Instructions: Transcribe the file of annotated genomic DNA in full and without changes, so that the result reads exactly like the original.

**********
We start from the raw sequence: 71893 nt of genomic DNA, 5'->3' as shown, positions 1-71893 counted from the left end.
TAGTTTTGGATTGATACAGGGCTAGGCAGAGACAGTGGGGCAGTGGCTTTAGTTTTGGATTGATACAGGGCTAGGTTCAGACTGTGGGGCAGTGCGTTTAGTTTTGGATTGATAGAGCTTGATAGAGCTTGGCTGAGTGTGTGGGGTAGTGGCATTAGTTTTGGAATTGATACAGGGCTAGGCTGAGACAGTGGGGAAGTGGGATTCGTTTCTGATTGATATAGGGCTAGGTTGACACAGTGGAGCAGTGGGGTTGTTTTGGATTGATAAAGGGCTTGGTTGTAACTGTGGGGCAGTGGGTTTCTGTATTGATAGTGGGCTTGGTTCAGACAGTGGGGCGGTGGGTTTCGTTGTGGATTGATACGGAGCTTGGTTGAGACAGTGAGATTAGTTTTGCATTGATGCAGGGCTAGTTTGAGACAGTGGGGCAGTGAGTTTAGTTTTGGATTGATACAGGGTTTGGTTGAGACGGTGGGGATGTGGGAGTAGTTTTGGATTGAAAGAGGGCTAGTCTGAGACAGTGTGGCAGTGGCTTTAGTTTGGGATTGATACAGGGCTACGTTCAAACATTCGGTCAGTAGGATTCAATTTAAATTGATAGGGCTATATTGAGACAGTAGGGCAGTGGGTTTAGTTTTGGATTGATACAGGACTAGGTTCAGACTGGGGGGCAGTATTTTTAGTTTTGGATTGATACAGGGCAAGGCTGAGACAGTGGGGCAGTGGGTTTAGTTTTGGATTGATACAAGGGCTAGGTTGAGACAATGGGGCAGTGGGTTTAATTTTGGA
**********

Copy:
We start from the raw sequence: 71893 nt of genomic DNA, 5'->3' as shown, positions 1-71893 counted from the left end.
TAGTTTTGGATTGATACAGGGCTAGGCAGAGACAGTGGGGCAGTGGCTTTAGTTTTGGATTGATACAGGGCTAGGTTCAGACTGTGGGGCAGTGCGTTTAGTTTTGGATTGATAGAGCTTGATAGAGCTTGGCTGAGTGTGTGGGGTAGTGGCATTAGTTTTGGAATTGATACAGGGCTAGGCTGAGACAGTGGGGAAGTGGGATTCGTTTCTGATTGATATAGGGCTAGGTTGACACAGTGGAGCAGTGGGGTTGTTTTGGATTGATAAAGGGCTTGGTTGTAACTGTGGGGCAGTGGGTTTCTGTATTGATAGTGGGCTTGGTTCAGACAGTGGGGCGGTGGGTTTCGTTGTGGATTGATACGGAGCTTGGTTGAGACAGTGAGATTAGTTTTGCATTGATGCAGGGCTAGTTTGAGACAGTGGGGCAGTGAGTTTAGTTTTGGATTGATACAGGGTTTGGTTGAGACGGTGGGGATGTGGGAGTAGTTTTGGATTGAAAGAGGGCTAGTCTGAGACAGTGTGGCAGTGGCTTTAGTTTGGGATTGATACAGGGCTACGTTCAAACATTCGGTCAGTAGGATTCAATTTAAATTGATAGGGCTATATTGAGACAGTAGGGCAGTGGGTTTAGTTTTGGATTGATACAGGACTAGGTTCAGACTGGGGGGCAGTATTTTTAGTTTTGGATTGATACAGGGCAAGGCTGAGACAGTGGGGCAGTGGGTTTAGTTTTGGATTGATACAAGGGCTAGGTTGAGACAATGGGGCAGTGGGTTTAATTTTGGA